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Make Your Style Leading Edge – Not Bleeding Edge.

By January 21, 2013December 19th, 2016No Comments

ttb039‘Great leaders create movements by empowering the tribe to communicate. They establish the foundation for people to make connections, as opposed to commanding people to follow them.’ – Seth Godin

There is always a temptation in business to take the most ruthless approach imaginable; to take the hardcore way. To put pure profit ahead of people and the short-term win ahead of long-term working relationships.

But this kind of thinking usually ends with what I would term an intrapreunerial view of what is achievable. It means that you end up putting yourself and your business practices well and truly inside the box and closing the lid to outside thinking, influence and possibilities of change.

Instead of balancing your style on the edge of a razor, refusing to soften and show a willingness to collaborate and change – why not become someone who thinks about business with a leading edge, not a bleeding edge?

Think with agility, not lethargy – because taking an approach in business where it is just about you and not your team, or your co-workers, is a lazy approach. To include others in the decision making process can be immensely challenging – but the rewards even greater.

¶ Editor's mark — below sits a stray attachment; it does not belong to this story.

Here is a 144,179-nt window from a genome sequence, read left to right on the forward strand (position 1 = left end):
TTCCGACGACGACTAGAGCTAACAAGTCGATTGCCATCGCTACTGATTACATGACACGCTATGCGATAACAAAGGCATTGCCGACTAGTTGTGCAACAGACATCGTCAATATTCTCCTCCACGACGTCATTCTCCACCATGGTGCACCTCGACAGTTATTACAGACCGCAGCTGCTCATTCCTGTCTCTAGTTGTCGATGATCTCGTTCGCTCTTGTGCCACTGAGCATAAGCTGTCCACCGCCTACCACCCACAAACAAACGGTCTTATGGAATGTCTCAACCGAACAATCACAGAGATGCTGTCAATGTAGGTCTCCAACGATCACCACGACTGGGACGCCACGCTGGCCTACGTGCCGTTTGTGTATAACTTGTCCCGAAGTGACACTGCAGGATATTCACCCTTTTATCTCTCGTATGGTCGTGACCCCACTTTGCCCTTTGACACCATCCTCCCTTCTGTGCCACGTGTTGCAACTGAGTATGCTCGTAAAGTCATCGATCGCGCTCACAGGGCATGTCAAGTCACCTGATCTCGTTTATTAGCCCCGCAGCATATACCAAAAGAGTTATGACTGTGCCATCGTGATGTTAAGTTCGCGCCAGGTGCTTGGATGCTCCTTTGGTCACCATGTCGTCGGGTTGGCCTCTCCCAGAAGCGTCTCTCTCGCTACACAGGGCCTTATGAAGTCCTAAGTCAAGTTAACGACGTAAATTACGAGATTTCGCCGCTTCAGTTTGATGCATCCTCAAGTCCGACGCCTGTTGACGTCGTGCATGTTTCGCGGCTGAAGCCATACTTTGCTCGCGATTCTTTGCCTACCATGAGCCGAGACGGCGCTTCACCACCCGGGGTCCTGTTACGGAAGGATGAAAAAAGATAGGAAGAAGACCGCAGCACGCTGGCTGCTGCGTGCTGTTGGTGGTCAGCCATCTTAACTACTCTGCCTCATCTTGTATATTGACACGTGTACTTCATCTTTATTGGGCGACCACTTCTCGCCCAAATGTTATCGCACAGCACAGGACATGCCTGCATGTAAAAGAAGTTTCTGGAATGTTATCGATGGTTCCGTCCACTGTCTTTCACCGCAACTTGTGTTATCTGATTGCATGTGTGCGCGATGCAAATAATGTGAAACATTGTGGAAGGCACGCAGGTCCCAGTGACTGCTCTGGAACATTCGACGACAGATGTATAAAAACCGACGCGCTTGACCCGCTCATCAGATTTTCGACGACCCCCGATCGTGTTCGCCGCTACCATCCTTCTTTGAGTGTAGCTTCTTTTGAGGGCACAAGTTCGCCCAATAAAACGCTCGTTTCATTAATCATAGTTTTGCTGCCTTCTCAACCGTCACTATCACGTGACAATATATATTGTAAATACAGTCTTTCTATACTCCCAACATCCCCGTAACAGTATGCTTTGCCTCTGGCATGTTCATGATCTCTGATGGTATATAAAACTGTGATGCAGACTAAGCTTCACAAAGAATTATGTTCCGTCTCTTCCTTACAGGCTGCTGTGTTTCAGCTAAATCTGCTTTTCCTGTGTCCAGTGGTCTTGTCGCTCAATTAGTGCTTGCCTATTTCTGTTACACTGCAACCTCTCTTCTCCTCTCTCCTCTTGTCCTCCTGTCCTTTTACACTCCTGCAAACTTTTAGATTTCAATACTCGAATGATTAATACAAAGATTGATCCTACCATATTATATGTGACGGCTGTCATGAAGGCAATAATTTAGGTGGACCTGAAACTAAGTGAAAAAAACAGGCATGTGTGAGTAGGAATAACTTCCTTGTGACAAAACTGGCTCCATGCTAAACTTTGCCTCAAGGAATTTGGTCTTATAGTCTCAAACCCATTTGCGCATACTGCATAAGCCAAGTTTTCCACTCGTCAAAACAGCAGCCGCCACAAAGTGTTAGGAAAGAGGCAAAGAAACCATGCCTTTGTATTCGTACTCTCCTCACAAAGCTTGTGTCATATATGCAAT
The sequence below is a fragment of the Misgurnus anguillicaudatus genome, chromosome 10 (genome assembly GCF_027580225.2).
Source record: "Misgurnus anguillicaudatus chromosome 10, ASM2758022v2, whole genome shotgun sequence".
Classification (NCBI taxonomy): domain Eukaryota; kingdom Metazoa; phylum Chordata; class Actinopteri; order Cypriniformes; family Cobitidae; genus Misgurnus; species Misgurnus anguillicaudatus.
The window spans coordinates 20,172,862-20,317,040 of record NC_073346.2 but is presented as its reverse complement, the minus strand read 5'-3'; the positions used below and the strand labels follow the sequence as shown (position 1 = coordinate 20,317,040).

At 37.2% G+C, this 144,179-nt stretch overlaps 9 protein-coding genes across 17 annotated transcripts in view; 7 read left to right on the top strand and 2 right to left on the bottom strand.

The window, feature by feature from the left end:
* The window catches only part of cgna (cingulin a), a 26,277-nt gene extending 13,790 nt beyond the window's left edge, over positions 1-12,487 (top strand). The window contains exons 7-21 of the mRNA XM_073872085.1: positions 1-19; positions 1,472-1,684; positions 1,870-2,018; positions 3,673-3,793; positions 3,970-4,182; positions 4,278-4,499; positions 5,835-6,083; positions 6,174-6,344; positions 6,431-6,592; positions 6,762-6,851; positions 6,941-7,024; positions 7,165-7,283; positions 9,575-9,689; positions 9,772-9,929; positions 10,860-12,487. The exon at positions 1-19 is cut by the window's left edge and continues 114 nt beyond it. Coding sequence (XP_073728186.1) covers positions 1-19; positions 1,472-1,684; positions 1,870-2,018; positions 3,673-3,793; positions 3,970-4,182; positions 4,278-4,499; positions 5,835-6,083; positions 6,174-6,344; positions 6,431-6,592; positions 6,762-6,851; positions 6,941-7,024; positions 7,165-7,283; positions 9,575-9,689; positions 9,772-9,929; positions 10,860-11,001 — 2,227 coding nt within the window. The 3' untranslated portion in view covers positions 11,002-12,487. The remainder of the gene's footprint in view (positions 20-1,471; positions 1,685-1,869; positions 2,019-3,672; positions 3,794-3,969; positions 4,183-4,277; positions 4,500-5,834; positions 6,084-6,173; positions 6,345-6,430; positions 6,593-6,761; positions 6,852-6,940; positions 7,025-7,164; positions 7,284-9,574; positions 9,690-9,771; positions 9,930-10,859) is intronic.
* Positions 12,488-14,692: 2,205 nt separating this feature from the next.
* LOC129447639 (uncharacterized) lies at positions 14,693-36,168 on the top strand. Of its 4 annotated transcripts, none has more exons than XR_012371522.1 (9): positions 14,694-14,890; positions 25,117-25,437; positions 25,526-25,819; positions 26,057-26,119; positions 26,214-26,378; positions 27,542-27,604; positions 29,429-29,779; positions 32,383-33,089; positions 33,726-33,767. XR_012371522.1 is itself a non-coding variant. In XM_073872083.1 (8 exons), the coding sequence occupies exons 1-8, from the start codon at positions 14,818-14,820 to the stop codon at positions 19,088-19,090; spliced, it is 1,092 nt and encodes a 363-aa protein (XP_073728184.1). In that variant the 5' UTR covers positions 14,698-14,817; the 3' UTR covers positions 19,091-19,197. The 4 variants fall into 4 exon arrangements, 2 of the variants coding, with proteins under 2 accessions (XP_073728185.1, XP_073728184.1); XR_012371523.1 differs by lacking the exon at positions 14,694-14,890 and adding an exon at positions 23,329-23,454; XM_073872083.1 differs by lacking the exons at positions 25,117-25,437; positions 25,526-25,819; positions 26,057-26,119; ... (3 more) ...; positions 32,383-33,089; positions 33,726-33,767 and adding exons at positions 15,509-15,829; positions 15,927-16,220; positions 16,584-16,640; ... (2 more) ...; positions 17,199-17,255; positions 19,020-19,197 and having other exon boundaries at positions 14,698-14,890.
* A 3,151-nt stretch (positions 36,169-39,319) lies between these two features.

Take business outside the boardroom – make it an holistic experience for everyone involved. Have meetings in the park. Do one-on-one mentoring sessions at a yummy cafe. Don’t make it all about sitting across acres of intimidating wood and metal, simply because you have earned the privilege of said acres. Keep a balance and it will take you further than ten short sharp barked out e-mails ever could – or will.

There is always a yin and a yang in every situation in life. Business is no different. So why take just the dark, and shut out the light side of the equation? Be a collaborative, open and honest changemaker.

And leave the sharp edge where it belongs – with the glass ceiling and other relics of bad business habits.

In the Museum of 20th Century Corporate Practice.

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